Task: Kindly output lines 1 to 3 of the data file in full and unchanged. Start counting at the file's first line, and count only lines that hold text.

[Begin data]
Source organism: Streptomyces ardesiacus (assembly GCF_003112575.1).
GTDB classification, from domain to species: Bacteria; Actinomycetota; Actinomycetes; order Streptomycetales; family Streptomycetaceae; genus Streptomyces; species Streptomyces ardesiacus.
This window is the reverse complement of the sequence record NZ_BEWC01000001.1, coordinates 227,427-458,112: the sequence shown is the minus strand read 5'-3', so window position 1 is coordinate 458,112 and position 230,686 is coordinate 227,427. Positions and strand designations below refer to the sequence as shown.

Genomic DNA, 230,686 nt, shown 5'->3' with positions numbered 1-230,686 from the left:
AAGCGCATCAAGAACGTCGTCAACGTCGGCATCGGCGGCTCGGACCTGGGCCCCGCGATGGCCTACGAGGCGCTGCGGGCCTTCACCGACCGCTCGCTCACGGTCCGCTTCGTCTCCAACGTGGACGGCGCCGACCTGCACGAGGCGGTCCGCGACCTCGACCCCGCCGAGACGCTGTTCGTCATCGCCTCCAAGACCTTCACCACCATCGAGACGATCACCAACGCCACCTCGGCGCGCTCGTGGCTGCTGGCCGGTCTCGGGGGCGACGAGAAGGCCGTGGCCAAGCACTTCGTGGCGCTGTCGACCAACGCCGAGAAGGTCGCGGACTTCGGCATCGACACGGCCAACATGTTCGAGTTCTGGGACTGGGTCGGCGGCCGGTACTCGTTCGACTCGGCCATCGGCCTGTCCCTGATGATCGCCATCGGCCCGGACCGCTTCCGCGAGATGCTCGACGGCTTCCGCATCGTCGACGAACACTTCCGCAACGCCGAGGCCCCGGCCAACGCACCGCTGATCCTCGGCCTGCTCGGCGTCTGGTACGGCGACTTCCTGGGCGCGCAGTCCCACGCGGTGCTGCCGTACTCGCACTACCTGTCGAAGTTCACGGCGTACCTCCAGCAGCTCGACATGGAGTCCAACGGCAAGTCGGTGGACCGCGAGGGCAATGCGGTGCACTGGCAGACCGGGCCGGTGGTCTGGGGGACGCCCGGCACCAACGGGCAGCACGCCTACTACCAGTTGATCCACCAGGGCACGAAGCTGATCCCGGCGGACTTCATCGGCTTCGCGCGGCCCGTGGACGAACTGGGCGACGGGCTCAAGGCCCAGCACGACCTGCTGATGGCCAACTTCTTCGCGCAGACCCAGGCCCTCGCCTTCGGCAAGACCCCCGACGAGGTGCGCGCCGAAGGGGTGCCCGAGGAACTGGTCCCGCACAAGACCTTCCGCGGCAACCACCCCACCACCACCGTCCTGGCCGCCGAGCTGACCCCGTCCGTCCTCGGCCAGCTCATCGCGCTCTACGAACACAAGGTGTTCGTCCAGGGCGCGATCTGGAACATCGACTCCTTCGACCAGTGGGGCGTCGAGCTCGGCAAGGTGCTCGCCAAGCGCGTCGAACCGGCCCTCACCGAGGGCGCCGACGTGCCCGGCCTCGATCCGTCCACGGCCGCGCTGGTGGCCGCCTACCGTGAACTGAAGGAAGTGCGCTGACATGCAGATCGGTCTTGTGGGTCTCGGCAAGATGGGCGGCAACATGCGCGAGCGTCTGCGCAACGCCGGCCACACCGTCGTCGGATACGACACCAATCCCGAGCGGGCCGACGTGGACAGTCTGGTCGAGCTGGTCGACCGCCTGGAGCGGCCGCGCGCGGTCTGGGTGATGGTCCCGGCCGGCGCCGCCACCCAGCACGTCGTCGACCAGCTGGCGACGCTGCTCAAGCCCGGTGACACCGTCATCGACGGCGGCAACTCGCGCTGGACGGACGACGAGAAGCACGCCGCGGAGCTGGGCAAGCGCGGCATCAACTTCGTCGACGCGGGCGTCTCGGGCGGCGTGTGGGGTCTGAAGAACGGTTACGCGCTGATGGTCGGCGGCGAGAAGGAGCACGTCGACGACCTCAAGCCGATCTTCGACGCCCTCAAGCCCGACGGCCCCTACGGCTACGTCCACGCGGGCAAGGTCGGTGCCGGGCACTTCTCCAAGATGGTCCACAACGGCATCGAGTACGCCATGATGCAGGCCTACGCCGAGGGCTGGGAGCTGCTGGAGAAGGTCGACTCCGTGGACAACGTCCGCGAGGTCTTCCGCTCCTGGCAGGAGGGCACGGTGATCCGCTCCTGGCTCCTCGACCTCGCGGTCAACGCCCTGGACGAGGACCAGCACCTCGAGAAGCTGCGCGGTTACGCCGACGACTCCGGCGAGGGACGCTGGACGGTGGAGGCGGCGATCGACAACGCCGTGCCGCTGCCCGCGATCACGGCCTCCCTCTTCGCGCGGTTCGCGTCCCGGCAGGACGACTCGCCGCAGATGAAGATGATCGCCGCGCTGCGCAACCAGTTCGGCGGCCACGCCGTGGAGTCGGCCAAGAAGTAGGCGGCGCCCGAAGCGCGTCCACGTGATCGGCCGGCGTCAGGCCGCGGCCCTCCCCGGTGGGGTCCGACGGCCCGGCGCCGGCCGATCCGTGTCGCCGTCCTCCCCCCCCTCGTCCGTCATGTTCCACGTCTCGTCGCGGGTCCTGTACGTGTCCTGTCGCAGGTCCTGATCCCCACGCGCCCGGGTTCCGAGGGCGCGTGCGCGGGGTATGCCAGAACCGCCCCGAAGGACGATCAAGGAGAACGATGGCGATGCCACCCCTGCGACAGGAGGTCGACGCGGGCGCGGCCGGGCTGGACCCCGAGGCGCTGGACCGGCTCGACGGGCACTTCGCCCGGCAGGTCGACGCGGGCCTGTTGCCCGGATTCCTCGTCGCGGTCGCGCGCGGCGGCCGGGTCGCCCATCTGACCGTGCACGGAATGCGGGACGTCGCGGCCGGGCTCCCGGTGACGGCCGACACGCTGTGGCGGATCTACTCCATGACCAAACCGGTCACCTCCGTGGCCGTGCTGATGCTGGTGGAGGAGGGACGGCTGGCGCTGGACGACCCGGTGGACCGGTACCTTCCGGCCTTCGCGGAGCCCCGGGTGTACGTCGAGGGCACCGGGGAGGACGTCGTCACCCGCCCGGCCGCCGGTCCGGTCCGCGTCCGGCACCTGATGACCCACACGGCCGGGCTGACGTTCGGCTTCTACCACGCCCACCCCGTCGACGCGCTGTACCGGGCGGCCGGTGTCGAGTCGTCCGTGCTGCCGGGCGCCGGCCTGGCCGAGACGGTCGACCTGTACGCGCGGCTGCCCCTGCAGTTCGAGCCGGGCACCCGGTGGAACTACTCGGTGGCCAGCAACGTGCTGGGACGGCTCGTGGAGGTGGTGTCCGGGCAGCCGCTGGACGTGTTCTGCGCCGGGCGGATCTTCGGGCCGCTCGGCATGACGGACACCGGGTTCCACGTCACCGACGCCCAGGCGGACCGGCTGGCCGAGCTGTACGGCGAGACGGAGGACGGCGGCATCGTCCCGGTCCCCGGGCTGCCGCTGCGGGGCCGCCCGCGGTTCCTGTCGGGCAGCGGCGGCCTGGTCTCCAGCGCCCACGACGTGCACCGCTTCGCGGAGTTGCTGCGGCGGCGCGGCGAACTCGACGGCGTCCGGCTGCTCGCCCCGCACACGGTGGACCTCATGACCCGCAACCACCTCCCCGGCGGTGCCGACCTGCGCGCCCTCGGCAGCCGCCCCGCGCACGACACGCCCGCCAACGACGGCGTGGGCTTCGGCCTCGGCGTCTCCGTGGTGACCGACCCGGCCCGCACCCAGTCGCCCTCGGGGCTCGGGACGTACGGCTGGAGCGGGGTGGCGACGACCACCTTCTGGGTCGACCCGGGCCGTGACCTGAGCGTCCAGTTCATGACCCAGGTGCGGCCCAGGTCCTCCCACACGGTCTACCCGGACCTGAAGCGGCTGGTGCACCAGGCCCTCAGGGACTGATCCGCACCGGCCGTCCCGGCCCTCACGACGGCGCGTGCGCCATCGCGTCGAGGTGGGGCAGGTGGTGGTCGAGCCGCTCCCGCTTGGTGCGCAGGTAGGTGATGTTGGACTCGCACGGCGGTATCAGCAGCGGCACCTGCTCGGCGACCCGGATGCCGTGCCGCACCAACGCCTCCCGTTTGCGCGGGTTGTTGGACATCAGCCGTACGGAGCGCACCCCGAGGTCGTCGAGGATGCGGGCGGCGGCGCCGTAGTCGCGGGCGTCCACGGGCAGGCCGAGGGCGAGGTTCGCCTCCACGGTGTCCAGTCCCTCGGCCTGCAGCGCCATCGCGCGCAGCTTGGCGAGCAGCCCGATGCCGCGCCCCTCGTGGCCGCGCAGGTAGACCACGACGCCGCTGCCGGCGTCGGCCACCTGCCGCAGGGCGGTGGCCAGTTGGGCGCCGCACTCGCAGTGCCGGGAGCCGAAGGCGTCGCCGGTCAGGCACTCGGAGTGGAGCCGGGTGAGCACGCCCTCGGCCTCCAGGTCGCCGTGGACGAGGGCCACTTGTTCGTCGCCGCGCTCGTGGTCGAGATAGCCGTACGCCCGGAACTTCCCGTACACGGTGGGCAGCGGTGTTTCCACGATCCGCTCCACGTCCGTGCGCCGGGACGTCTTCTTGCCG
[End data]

Source organism: Streptomyces ardesiacus (assembly GCF_003112575.1).
GTDB classification, from domain to species: Bacteria; Actinomycetota; Actinomycetes; order Streptomycetales; family Streptomycetaceae; genus Streptomyces; species Streptomyces ardesiacus.
This window is the reverse complement of the sequence record NZ_BEWC01000001.1, coordinates 227,427-458,112: the sequence shown is the minus strand read 5'-3', so window position 1 is coordinate 458,112 and position 230,686 is coordinate 227,427. Positions and strand designations below refer to the sequence as shown.